The objective of this research project is to stimulate consumer demand for U.S. farm raised catfish products and increase the profitability of the Catfish Industry through improved product quality.
By improving methodology for detecting the presence of off-flavor compounds in farm raised catfish, fewer off-flavor fish should reach the consumer, resulting in an increased demand and market share for U.S. farm raised catfish. To improve quality, this project will assess and provide feedback to individual catfish processing plants on the proportion of fish with off-flavors, passing through their plant and will work directly with these plants to control off-flavor issues at the plant. Additionally, current methods for mitigating off-flavors are primarily pre-harvest approaches, and can be costly, time consuming and increase fish stress. Post-harvest research is proposed to treat mildly off-flavored fillets with weak acids and marinades to mitigate the off-flavor compounds and expand the catfish line of products. Furthermore, methods for improving shelf life of fresh and frozen fillets will be examined using UV-C light, and vacuum packaging. Research proposed here will enable the existing U.S. Catfish Industry to better control quality, provide new co-products and improve shelf life.
In support of Objective 1 and as part of a material transfer agreement, ARS researchers at New Orleans, Louisiana, in collaboration with Riverence Holdings LLC conducted a sensory evaluation study of trout fillets with 132 consumers as a model system. The aim of this research is to identify a rejection threshold for geosmin-induced off-flavor in fillets. Results indicated that levels of (+/–)-geosmin up to 500-600 parts per trillion did not present significant differences in overall aroma and flavor, liking, nor acceptability. Therefore, the more aroma-active (–)-geosmin isomer will be used to induce higher concentrations of dietary geosmin into trout fillets for further sensory testing. Research on consumer lexicons (postponed 12 month milestone) and sensitivity to off-flavor chemical goesmin in water is currently being conducted. Data will be collected from 200 consumers during July-September 2022, to be analyzed and published in 2023. In support of Objective 2 and ARS researchers in collaboration with researchers at Louisiana State University obtained data from 914 online consumer survey responses about seafood byproduct utilization. Consumers reported willingness to try foods made with seafood byproducts and perceived risks associated with seafood byproduct consumption. The three most appropriate products for seafood byproduct incorporation were fish products, seasoning mixes, and soups/gravies. Effects of emotional status during COVID-19 on willingness to try these products were also evaluated and data is being analyzed. Also in support of Objective 2, in collaboration with Louisiana State University, scientists transformed catfish frames into a high calcium safe-to-eat bone powder which was incorporated into breading mixes. A consumer study assessed the sensory quality of fried catfish dredged with the bone powder mixes. At up to 20% incorporation in breading mixes, catfish bone powder did not compromise acceptability of the product. Additionally, information about bone powder utilization increased consumers’ purchase intent. This research demonstrated successful utilization of fish byproduct which can be further investigated in other foods to add value to would-be processing waste. The resulting manuscript is published in the journal Foods. Also in support of Objective 2, we investigated if ultraviolet (UV) light can reduce the level of bacteria on fresh catfish fillets. ARS researchers at New Orleans, Louisiana, also evaluated spoilage indicators such as color, acidity, fat oxidation, and the presence of chemicals typically seen during spoilage. Data showed that bacteria were reduced by a factor of three when the fillets were treated with UV-C light. This reduction was sustained through six days of refrigerated storage. This study also showed that the UV-C exposure did not cause any other important changes that would impact quality. Thus, UV-C light treatment has the potential to be combined with other shelf-life extending techniques, such as modified atmosphere packaging.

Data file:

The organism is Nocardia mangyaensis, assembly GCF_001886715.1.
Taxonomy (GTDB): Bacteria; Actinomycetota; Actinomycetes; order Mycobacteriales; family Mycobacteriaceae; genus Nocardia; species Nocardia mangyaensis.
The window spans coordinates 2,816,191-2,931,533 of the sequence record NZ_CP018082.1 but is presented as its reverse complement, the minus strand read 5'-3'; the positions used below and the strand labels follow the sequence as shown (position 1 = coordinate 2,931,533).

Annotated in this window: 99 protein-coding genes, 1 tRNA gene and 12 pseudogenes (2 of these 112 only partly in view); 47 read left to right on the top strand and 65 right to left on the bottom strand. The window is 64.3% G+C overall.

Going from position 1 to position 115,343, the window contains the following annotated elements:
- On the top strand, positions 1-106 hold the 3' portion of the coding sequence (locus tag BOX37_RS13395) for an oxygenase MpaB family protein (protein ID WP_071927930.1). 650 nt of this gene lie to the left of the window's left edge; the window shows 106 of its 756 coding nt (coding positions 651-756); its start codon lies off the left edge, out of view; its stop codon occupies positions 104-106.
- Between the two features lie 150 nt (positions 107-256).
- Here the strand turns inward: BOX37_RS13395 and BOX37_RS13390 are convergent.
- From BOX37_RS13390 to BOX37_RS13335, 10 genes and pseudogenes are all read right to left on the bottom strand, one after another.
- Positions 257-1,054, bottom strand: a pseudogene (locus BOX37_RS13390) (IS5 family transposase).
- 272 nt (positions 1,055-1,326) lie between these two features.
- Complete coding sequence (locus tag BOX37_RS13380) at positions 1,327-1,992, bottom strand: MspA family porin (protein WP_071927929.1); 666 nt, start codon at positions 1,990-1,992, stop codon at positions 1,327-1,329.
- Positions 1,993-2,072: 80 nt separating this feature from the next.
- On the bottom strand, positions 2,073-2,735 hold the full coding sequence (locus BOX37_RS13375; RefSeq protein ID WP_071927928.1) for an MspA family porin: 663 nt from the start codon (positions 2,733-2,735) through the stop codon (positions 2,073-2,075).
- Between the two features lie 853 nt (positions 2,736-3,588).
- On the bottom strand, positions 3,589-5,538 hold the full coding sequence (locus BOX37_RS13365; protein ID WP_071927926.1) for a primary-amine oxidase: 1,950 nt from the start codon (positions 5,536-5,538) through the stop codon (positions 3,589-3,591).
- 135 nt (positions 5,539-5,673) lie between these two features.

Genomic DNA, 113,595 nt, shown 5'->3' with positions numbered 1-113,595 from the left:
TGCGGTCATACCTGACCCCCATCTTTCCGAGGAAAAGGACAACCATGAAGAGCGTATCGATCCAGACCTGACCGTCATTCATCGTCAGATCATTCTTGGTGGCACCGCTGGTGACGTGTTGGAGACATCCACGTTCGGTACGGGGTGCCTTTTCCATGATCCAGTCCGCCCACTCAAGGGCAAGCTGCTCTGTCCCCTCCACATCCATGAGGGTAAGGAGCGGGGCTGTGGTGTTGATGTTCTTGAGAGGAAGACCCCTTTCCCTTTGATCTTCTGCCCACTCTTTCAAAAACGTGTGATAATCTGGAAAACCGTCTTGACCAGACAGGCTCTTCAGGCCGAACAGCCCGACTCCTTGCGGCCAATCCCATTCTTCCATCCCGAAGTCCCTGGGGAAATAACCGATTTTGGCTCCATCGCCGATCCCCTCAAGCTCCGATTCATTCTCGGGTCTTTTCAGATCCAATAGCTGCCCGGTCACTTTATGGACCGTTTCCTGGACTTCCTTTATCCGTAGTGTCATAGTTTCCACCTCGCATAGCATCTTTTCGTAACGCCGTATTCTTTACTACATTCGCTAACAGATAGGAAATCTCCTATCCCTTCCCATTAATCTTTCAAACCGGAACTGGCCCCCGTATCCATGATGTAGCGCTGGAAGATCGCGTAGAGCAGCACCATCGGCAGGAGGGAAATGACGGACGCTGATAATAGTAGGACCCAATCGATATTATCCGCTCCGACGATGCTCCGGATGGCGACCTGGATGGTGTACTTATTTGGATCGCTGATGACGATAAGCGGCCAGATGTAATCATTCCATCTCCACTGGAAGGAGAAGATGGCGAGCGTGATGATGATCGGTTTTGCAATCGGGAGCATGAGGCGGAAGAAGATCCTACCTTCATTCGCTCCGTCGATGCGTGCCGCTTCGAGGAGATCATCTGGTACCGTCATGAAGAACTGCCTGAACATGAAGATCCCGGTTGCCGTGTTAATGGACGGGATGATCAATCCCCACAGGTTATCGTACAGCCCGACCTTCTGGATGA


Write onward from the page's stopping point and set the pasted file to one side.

1. Breading mixes containing up to 20% catfish bone powder did not compromise sensory liking of fried catfish strips. Catfish frames, as a filleting byproduct, typically go to waste. ARS scientists in New Orleans, Louisiana, with collaborators from Louisiana State University transformed catfish frames into a high calcium safe-to-eat bone powder and incorporated into breading mixes. Fried catfish strips dredged with bone powder mixes yielded positive emotions and favorable acceptance from consumers. Additionally, information about bone powder utilization increased purchase intent. This food application of catfish byproduct can reduce waste from the seafood sector, enhance value for producers, and increase calcium in foods without hindering sensory quality.
Murillo, S., Ardoin, R.P., Watts, E., Prinyawiwatkul, W. 2022. Effects of catfish (Ictalurus punctatus) bone powder on consumers’ liking, emotions, and purchase intent of fried catfish strips. Foods. 11(4),540. https://doi.org/10.3390/foods11040540.
Bland, J.M., Grimm, C.C., Bechtel, P.J., Deb, U., Dey, M. 2021. Proximate composition and nutritional attributes of ready-to-cook catfish products. Foods. 10(11):2716. https://doi.org/10.3390/foods10112716.
Bland, J.M., Ardoin, R.P., Li, C.H., Bechtel, P.J. 2022. Instrumental texture differentiation of Channel (Ictalurus punctatus) and Hybrid (Channel x Blue, Ictalurus furcatus) catfish fillets. Foods. 11(13),1875. https://doi.org/10.3390/foods11131875.
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